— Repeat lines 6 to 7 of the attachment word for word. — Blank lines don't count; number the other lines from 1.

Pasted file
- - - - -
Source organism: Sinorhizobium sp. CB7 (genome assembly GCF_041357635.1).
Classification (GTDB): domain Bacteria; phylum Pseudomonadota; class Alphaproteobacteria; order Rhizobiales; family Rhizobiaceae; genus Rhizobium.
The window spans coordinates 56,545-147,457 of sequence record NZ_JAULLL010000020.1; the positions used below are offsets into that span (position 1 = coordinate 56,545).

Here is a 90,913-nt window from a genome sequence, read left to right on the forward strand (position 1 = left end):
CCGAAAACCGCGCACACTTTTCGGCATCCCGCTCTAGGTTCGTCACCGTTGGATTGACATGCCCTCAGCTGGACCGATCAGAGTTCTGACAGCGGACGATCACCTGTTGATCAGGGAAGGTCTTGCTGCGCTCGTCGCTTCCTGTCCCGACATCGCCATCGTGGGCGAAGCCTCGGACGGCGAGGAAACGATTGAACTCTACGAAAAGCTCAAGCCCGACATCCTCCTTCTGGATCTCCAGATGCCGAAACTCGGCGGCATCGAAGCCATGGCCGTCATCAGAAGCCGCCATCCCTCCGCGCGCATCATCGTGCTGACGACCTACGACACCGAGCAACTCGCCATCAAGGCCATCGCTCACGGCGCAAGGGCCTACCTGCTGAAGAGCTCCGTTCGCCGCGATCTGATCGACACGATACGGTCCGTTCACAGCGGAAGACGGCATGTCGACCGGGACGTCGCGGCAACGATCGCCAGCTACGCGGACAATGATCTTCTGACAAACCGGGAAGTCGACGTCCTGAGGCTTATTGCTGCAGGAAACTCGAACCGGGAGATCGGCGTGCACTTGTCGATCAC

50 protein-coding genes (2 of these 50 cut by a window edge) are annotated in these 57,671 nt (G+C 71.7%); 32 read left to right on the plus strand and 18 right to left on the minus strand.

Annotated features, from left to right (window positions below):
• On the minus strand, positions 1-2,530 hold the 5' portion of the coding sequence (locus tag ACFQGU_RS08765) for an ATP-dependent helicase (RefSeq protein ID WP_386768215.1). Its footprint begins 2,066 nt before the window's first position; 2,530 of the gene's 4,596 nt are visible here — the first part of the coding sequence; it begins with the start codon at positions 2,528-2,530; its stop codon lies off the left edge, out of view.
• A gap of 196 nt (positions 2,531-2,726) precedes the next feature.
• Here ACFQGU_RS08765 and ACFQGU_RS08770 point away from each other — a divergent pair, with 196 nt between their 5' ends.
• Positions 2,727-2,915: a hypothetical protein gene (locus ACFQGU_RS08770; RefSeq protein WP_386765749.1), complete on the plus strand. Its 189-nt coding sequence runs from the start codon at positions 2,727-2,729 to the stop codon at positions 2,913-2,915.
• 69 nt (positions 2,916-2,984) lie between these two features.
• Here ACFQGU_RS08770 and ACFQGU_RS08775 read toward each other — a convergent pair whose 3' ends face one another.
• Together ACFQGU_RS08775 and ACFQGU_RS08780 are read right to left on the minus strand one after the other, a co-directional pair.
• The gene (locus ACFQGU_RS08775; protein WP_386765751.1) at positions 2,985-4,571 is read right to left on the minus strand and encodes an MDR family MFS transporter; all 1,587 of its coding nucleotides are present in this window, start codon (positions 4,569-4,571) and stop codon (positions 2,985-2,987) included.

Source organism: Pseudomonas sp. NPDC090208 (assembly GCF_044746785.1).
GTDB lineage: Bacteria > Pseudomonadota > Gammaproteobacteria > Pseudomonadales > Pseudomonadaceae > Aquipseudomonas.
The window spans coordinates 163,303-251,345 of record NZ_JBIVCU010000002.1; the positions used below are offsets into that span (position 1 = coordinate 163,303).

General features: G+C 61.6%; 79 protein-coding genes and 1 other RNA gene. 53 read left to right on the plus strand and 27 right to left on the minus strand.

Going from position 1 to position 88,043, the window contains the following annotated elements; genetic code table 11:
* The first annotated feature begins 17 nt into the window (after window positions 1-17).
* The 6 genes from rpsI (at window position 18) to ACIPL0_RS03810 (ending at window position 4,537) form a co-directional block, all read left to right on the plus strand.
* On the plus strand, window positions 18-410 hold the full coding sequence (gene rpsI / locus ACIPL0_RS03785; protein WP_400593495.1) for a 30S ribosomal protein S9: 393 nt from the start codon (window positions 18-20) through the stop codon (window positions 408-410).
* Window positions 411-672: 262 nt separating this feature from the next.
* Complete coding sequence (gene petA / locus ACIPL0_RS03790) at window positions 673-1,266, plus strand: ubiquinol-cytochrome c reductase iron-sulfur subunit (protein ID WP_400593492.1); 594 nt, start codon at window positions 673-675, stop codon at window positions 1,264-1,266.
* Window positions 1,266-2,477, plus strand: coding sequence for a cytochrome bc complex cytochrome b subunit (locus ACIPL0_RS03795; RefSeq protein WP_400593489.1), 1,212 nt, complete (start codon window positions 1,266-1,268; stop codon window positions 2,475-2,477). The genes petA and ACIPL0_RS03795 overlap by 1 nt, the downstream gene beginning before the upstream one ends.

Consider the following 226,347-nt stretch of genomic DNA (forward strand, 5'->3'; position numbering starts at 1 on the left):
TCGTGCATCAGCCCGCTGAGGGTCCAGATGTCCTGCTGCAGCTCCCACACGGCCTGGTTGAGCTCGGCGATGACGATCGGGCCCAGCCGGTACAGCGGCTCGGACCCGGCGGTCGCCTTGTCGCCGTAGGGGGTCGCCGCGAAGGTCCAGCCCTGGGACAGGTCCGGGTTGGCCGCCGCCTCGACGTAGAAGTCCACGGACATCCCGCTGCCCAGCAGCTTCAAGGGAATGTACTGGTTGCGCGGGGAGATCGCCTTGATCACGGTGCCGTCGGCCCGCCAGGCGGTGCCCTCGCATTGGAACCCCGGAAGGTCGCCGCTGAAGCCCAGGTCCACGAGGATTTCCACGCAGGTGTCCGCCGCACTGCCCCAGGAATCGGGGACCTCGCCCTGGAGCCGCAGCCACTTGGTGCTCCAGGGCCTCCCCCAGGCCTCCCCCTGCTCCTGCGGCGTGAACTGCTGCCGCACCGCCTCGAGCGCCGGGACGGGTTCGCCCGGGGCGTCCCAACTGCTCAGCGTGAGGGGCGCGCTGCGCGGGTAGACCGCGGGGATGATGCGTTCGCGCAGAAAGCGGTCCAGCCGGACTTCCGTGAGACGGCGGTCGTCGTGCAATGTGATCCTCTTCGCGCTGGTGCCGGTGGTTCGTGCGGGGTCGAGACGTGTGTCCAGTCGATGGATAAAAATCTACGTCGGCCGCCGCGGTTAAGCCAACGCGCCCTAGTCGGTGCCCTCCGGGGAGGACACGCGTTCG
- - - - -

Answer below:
50 protein-coding genes (2 of these 50 cut by a window edge) are annotated in these 57,671 nt (G+C 71.7%); 32 read left to right on the plus strand and 18 right to left on the minus strand.

Annotated features, from left to right (window positions below):